Macquarie Ordered to Face Fraud Claim Tied to Hertz Spinoff
Macquarie Group Ltd. will have to face the fraud and defamation claims of an executive who says the bank ousted him from running Advantage Rent A Car after they teamed up to buy the business from Hertz Global Holdings Inc.
Macquarie lost a bid to throw out the lawsuit brought by Sanford Miller, an industry veteran who says the company’s conduct cost him millions of dollars when Advantage collapsed into bankruptcy in 2013, according to a Nov. 17 decision by a New York state court judge.
The dispute stems from Hertz’s $2.3 billion acquisition of Dollar Thrifty Automotive Group, a deal that raised concerns among antitrust officials who worried that the combination would raise prices for consumers by cutting the number of major rental-car companies to three from four.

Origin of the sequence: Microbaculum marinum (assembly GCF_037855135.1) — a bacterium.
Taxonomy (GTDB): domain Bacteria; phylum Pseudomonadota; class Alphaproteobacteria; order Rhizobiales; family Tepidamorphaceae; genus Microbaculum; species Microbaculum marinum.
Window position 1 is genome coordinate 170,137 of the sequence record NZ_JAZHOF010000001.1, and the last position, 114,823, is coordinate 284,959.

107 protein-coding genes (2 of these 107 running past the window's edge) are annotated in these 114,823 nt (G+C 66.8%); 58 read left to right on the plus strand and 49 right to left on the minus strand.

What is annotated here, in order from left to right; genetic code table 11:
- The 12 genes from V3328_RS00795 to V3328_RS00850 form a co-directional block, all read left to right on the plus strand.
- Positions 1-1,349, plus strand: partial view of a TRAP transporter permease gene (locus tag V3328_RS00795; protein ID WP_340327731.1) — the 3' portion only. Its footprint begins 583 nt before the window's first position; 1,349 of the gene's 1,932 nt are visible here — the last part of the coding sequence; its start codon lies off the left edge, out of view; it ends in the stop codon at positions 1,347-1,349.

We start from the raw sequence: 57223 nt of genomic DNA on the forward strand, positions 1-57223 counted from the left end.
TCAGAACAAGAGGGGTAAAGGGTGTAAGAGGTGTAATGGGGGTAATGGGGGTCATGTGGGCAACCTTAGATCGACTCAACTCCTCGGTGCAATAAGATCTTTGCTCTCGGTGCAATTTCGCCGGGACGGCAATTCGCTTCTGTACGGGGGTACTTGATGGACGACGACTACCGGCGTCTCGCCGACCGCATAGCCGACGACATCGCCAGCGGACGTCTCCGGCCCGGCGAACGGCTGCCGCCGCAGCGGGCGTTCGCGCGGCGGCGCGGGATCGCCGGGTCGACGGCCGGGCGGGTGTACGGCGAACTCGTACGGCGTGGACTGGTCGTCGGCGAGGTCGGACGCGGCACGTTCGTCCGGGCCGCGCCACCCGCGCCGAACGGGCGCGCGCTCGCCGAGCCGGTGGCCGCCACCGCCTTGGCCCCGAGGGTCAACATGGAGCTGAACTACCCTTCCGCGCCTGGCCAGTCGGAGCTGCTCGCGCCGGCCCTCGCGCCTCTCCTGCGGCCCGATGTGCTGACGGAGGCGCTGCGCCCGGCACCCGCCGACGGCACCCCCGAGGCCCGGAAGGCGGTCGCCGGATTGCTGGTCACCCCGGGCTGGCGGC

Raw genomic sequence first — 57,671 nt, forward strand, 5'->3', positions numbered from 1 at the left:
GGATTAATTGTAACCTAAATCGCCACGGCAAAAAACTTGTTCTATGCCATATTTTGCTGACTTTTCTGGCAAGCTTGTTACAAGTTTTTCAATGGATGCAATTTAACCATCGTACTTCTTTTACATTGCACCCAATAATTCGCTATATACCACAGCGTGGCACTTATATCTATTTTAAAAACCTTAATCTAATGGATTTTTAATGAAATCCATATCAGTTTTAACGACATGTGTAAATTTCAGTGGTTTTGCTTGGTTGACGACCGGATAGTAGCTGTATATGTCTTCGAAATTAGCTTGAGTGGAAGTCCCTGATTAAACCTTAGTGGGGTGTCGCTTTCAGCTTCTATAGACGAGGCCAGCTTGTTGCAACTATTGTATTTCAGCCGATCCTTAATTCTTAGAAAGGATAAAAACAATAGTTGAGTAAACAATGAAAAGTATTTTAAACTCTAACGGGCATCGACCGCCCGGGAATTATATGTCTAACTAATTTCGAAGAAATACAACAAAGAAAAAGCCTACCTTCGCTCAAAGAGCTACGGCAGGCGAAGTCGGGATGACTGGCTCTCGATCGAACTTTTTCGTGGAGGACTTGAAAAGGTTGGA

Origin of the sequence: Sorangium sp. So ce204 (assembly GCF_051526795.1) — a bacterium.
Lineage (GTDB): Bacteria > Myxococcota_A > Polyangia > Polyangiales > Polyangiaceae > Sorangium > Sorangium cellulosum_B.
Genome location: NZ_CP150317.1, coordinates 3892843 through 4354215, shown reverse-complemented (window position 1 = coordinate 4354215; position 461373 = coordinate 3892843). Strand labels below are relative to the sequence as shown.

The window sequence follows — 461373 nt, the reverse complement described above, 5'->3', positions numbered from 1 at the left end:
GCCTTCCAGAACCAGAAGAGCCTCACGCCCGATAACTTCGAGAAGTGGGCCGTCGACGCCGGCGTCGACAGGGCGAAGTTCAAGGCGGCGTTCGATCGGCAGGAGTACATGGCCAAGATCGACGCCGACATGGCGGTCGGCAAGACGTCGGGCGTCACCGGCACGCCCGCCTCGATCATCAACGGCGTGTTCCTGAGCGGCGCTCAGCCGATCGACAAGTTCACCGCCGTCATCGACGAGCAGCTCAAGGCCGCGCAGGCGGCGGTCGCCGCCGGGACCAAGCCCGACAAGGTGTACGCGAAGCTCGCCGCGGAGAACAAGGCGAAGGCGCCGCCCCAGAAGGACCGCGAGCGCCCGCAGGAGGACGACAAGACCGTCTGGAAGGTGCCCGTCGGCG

Justice Jeffrey Oing of New York State Supreme Court in Manhattan said Miller’s claims for fraud, defamation and tortious interference with existing contract could proceed. The judge dismissed a claim for tortious interference with prospective business relations.
“We look forward to moving ahead with prosecuting our claims,” Miller’s lawyer, Thomas Dewey, said in an e-mail. Miller claims he was ousted in a scheme engineered by Macquarie so the bank could gain control of the Advantage assets.